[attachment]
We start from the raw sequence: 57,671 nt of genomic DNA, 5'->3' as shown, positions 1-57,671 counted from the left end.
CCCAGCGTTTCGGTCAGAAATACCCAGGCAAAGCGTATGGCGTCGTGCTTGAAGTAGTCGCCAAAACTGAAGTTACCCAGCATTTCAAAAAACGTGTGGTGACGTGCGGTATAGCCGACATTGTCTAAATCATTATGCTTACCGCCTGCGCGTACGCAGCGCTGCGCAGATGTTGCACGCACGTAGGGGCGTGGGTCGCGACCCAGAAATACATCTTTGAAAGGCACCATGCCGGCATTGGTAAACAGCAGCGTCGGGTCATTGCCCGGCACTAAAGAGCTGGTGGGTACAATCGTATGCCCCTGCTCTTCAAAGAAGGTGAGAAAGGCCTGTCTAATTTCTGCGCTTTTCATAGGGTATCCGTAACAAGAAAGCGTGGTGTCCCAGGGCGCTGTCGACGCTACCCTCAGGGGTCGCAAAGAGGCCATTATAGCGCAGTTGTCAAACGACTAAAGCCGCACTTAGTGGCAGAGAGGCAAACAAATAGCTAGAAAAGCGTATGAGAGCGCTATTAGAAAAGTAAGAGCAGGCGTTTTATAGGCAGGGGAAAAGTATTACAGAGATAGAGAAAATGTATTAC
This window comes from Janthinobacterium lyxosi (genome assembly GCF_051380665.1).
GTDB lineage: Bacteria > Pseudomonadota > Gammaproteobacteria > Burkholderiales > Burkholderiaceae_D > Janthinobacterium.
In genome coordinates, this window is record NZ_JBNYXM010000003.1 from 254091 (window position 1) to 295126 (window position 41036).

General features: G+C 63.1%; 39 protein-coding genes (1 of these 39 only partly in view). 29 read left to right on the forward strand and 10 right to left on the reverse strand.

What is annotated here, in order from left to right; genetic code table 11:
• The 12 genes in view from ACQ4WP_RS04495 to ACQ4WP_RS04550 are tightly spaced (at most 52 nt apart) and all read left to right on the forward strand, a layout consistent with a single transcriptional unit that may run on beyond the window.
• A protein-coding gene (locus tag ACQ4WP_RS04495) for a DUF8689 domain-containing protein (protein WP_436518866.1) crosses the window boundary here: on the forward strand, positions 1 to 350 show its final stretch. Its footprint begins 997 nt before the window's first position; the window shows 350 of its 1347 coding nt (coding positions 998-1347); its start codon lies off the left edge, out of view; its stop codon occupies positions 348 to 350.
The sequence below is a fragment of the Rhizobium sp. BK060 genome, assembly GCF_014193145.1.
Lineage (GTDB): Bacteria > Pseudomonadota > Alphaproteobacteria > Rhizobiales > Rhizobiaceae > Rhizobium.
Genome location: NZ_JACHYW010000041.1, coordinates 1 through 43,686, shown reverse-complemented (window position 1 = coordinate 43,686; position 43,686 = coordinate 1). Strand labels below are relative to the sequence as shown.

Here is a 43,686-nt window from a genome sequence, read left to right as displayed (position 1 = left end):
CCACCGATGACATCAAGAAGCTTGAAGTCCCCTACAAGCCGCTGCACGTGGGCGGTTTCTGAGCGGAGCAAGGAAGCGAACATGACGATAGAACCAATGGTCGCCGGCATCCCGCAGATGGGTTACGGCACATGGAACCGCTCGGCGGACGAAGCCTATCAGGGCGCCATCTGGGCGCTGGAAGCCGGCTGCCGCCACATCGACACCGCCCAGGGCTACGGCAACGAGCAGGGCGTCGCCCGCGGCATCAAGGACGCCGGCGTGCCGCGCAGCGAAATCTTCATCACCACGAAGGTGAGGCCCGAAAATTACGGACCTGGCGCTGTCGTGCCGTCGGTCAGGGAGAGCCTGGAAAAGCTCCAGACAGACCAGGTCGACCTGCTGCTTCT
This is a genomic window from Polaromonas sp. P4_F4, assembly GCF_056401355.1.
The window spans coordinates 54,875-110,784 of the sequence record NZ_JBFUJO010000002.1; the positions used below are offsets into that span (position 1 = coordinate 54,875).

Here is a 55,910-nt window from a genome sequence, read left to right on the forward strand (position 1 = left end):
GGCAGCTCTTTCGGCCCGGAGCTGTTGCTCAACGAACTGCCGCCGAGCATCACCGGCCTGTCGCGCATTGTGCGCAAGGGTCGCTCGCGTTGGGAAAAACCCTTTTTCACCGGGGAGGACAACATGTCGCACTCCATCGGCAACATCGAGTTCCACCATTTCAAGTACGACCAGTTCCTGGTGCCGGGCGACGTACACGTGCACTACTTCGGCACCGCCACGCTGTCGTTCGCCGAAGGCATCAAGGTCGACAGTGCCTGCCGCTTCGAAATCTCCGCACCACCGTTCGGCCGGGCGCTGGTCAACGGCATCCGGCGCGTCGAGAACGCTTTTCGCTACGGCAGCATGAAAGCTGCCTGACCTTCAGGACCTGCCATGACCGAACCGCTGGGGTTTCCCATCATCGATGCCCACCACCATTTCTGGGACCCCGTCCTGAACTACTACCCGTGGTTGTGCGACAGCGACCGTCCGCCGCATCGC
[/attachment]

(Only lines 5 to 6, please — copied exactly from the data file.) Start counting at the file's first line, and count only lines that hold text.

In genome coordinates, this window is record NZ_JBNYXM010000003.1 from 254091 (window position 1) to 295126 (window position 41036).

General features: G+C 63.1%; 39 protein-coding genes (1 of these 39 only partly in view). 29 read left to right on the forward strand and 10 right to left on the reverse strand.